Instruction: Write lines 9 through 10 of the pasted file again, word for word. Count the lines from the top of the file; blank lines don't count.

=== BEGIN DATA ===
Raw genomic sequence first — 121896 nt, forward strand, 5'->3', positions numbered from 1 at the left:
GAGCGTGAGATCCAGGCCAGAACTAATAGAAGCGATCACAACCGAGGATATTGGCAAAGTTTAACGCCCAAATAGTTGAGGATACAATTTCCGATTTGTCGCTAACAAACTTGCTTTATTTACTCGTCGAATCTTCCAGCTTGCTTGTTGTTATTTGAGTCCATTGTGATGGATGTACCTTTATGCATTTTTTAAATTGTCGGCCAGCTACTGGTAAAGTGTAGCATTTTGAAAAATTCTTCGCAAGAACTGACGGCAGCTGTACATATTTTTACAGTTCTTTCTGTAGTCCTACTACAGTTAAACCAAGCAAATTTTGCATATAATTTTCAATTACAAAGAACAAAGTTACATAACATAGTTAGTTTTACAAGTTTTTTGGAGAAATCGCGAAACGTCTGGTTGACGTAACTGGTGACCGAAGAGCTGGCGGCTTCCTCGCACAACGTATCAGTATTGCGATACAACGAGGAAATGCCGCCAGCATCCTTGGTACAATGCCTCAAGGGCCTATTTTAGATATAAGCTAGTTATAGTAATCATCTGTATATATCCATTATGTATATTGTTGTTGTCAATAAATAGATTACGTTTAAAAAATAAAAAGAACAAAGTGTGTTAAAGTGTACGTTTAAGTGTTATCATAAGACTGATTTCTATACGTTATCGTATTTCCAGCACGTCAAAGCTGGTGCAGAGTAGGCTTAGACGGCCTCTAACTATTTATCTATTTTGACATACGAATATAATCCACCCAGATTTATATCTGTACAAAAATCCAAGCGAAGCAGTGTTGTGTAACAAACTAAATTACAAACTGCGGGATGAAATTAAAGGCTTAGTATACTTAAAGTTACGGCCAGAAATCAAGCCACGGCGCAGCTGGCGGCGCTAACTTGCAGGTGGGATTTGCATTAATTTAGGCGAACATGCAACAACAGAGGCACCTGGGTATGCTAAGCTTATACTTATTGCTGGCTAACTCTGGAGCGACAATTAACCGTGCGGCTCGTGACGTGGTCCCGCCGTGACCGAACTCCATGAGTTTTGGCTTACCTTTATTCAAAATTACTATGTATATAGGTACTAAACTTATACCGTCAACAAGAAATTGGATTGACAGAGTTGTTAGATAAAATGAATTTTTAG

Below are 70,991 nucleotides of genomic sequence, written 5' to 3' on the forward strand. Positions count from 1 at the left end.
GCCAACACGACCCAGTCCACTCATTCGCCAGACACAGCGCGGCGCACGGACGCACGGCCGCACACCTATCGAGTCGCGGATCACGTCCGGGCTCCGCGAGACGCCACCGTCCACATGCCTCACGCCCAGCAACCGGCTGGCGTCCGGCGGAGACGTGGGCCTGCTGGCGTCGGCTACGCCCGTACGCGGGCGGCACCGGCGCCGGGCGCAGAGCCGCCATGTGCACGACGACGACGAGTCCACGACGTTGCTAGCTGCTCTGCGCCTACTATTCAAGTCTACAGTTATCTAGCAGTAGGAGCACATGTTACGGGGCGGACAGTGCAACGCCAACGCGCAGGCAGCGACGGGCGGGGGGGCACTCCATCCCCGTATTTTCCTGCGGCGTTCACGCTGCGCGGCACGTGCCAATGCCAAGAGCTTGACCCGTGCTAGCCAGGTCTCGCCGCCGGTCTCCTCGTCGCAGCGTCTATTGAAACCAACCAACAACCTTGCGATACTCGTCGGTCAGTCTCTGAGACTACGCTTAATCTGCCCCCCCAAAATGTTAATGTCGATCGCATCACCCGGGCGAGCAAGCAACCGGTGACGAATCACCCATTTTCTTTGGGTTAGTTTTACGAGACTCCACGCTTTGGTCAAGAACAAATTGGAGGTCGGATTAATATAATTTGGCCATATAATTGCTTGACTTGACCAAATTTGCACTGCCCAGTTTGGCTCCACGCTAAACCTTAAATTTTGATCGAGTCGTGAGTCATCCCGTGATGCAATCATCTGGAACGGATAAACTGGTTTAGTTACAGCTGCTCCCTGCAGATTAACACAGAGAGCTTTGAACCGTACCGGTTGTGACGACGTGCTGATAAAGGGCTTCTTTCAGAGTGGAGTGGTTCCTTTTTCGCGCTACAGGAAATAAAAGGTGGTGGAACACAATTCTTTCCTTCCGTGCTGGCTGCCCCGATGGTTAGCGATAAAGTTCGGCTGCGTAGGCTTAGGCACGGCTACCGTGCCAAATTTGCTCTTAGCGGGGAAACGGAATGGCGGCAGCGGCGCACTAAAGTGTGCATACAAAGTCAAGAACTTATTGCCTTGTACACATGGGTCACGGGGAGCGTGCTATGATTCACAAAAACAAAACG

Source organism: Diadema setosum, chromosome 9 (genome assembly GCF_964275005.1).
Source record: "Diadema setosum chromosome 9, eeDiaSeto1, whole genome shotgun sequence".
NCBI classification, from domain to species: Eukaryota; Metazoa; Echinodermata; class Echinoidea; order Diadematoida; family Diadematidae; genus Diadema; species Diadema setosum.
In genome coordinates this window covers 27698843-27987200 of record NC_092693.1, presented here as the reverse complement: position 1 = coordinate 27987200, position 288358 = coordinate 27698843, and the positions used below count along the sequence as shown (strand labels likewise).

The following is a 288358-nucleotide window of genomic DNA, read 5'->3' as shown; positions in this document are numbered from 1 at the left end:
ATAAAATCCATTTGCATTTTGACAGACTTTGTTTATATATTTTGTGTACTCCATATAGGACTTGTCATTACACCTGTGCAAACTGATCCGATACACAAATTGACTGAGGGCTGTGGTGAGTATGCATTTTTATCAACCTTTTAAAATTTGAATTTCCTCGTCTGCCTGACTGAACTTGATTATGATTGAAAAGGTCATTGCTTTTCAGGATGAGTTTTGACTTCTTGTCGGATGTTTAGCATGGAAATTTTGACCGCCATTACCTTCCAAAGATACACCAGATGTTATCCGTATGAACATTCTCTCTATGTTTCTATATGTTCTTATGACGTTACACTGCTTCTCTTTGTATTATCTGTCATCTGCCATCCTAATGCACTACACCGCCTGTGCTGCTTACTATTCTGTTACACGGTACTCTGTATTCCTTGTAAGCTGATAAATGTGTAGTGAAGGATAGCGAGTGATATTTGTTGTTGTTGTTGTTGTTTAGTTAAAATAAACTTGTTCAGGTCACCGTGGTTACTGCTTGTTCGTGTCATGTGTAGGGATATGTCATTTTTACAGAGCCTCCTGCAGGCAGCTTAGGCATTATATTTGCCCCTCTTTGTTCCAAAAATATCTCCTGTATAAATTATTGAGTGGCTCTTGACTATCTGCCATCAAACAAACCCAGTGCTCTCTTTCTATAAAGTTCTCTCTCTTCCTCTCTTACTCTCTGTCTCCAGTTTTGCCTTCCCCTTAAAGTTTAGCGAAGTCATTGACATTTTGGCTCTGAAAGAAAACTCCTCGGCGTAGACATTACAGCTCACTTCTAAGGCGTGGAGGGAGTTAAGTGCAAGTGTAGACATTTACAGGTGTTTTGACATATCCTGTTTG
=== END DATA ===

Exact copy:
The following is a 288358-nucleotide window of genomic DNA, read 5'->3' as shown; positions in this document are numbered from 1 at the left end:
ATAAAATCCATTTGCATTTTGACAGACTTTGTTTATATATTTTGTGTACTCCATATAGGACTTGTCATTACACCTGTGCAAACTGATCCGATACACAAATTGACTGAGGGCTGTGGTGAGTATGCATTTTTATCAACCTTTTAAAATTTGAATTTCCTCGTCTGCCTGACTGAACTTGATTATGATTGAAAAGGTCATTGCTTTTCAGGATGAGTTTTGACTTCTTGTCGGATGTTTAGCATGGAAATTTTGACCGCCATTACCTTCCAAAGATACACCAGATGTTATCCGTATGAACATTCTCTCTATGTTTCTATATGTTCTTATGACGTTACACTGCTTCTCTTTGTATTATCTGTCATCTGCCATCCTAATGCACTACACCGCCTGTGCTGCTTACTATTCTGTTACACGGTACTCTGTATTCCTTGTAAGCTGATAAATGTGTAGTGAAGGATAGCGAGTGATATTTGTTGTTGTTGTTGTTGTTTAGTTAAAATAAACTTGTTCAGGTCACCGTGGTTACTGCTTGTTCGTGTCATGTGTAGGGATATGTCATTTTTACAGAGCCTCCTGCAGGCAGCTTAGGCATTATATTTGCCCCTCTTTGTTCCAAAAATATCTCCTGTATAAATTATTGAGTGGCTCTTGACTATCTGCCATCAAACAAACCCAGTGCTCTCTTTCTATAAAGTTCTCTCTCTTCCTCTCTTACTCTCTGTCTCCAGTTTTGCCTTCCCCTTAAAGTTTAGCGAAGTCATTGACATTTTGGCTCTGAAAGAAAACTCCTCGGCGTAGACATTACAGCTCACTTCTAAGGCGTGGAGGGAGTTAAGTGCAAGTGTAGACATTTACAGGTGTTTTGACATATCCTGTTTG